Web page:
No Progress in Tripartite Talks With King

King Norodom Sihanouk on Saturday said he did not succeed in making any advancements in the formation of the new government and National Assembly during a meeting with the three main political parties Friday evening.

But, in a message posted on his Web site, he said all parties agreed to convene Thursday to discuss the Assembly, and again on Dec 6 to begin government negotiations, without his presence.

Since the July national election, the three parties have not officially met without the King. Plans for tripartite negotiations earlier this month were scrapped after Fun­cin­pec demanded the CPP drop a defamation lawsuit against royalist party President Prince Norodom Ranariddh before talks could begin.

The lawsuit, filed Nov 4, alleges that Prince Ranariddh falsely ac­cused Prime Minister Hun Sen of taking part in last month’s kil­ling of a journalist from the pro-Fun­cinpec Ta Prohm radio station. Fun­cinpec has since denied the prince made such accusations.

During Friday’s meeting, which was held at the Royal Palace and televised later the same night, CPP representatives Say Chhum, the party’s secretary-general, and Sar Kheng, the co-minister of In­terior, gave no indication that the CPP would withdraw the lawsuit.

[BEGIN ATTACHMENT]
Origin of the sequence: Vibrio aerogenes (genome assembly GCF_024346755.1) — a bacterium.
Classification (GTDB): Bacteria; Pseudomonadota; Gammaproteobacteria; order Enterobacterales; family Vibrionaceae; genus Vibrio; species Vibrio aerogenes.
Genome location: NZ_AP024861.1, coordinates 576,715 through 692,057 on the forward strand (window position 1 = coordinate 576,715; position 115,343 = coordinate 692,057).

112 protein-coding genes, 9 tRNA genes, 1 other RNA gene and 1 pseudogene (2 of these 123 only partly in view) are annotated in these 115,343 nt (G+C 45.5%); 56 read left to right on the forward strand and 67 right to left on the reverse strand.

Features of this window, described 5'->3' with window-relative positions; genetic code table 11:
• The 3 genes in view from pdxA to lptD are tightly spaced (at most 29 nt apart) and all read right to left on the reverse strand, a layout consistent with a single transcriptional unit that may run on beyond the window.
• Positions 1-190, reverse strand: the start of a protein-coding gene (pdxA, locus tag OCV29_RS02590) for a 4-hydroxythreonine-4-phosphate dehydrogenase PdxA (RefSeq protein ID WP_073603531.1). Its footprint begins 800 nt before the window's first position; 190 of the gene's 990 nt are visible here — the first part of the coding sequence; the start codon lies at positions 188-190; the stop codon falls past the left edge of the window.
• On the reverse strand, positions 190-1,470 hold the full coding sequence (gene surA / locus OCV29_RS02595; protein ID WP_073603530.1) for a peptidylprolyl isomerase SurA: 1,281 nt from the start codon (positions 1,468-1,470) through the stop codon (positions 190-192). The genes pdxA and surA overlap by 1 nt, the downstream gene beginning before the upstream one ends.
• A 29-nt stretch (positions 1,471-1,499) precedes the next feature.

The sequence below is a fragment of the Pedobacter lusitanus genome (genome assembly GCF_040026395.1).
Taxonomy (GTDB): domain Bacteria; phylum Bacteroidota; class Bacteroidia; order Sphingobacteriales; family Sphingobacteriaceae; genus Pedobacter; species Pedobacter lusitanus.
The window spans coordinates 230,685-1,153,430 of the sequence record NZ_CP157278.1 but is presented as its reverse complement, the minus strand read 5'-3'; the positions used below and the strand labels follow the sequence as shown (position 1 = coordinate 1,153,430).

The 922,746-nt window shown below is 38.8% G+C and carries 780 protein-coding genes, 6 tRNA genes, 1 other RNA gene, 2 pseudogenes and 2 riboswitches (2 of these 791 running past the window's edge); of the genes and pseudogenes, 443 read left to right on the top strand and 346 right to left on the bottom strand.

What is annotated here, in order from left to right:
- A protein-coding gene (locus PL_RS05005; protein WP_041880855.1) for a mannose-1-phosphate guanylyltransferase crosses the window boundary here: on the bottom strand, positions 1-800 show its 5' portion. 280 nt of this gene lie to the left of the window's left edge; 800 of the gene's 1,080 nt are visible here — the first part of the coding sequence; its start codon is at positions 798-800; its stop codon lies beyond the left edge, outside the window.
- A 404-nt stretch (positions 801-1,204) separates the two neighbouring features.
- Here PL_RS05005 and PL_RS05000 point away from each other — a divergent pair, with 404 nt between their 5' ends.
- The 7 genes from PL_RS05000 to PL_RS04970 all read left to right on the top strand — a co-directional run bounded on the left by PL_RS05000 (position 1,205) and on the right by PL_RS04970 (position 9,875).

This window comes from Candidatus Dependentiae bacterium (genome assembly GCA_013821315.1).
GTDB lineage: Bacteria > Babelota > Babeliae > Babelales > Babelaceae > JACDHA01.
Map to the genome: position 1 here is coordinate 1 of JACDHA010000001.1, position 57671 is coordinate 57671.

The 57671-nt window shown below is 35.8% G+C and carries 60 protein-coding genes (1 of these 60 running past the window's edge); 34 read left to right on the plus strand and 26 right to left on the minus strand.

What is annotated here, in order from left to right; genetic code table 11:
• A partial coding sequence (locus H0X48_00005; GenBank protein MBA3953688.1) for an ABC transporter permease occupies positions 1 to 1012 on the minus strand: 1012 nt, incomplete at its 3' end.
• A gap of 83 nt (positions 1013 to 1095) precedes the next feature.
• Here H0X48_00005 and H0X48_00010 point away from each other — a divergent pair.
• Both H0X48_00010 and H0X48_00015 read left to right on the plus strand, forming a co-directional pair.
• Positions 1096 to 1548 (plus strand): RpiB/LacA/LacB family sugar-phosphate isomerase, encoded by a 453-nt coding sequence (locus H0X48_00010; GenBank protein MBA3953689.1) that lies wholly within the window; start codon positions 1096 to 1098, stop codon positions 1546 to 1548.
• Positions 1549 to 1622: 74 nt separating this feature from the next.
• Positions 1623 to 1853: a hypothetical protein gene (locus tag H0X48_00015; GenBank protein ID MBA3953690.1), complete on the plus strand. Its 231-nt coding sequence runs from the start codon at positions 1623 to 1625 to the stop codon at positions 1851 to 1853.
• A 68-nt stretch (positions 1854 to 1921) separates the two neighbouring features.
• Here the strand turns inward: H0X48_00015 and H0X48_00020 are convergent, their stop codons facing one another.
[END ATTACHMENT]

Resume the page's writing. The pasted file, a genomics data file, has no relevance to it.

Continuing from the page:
“The reason [for the court complaint] is only to protect the honor, prestige, dignity and justice of Sam­dech Hun Sen as well as CPP,” Say Chhum said Friday.

On Sunday, Funcinpec spokes­man Kassie Neou said his party was considering filing a counter-lawsuit against Hun Sen under the Untac code for “incitement leading to the commission of a felony.” Ahead of the journalist’s death, Hun Sen had publicly warned Ta Prohm that it should stop broadcasting programs critical of his speeches.

Kassie Neou, however, said he did not know the reasons behind Funcinpec’s proposal to launch an incitement complaint.

CPP spokesman Khieu Kan­harith said Sunday such a countersuit from Funcinpec would not impede negotiations.

During Friday’s session, King Si­ha­nouk asked that the new As­sembly scrap some of his constitutional roles, including his position as head of the Supreme Coun­cil of Magistracy, which he said consisted of “corrupt judges,” and as the chairman of the Na­tional Con­gress. He added that he did not wish to continue to be re­sponsible for protecting national sovereignty, as written in the 1993 Constitution.

Officials from the three parties on Sunday said they would discuss the King’s proposals.

 

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